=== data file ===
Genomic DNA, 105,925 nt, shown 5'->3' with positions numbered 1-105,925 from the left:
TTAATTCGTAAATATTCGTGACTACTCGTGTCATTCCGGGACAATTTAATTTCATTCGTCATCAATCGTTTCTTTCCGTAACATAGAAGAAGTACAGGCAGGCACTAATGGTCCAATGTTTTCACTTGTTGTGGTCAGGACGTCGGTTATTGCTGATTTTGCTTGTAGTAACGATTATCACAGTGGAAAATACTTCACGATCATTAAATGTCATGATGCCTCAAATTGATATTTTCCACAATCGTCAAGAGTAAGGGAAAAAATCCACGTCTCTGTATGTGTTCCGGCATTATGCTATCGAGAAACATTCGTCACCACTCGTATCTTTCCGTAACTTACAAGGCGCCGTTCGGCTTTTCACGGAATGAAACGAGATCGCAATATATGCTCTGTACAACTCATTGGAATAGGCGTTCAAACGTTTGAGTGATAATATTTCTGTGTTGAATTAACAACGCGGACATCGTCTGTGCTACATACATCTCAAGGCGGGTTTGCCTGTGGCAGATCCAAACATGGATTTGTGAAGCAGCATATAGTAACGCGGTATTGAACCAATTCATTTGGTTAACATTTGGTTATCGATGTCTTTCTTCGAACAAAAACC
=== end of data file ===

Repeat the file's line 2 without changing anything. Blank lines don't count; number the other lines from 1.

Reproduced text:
TTAATTCGTAAATATTCGTGACTACTCGTGTCATTCCGGGACAATTTAATTTCATTCGTCATCAATCGTTTCTTTCCGTAACATAGAAGAAGTACAGGCAGGCACTAATGGTCCAATGTTTTCACTTGTTGTGGTCAGGACGTCGGTTATTGCTGATTTTGCTTGTAGTAACGATTATCACAGTGGAAAATACTTCACGATCATTAAATGTCATGATGCCTCAAATTGATATTTTCCACAATCGTCAAGAGTAAGGGAAAAAATCCACGTCTCTGTATGTGTTCCGGCATTATGCTATCGAGAAACATTCGTCACCACTCGTATCTTTCCGTAACTTACAAGGCGCCGTTCGGCTTTTCACGGAATGAAACGAGATCGCAATATATGCTCTGTACAACTCATTGGAATAGGCGTTCAAACGTTTGAGTGATAATATTTCTGTGTTGAATTAACAACGCGGACATCGTCTGTGCTACATACATCTCAAGGCGGGTTTGCCTGTGGCAGATCCAAACATGGATTTGTGAAGCAGCATATAGTAACGCGGTATTGAACCAATTCATTTGGTTAACATTTGGTTATCGATGTCTTTCTTCGAACAAAAACC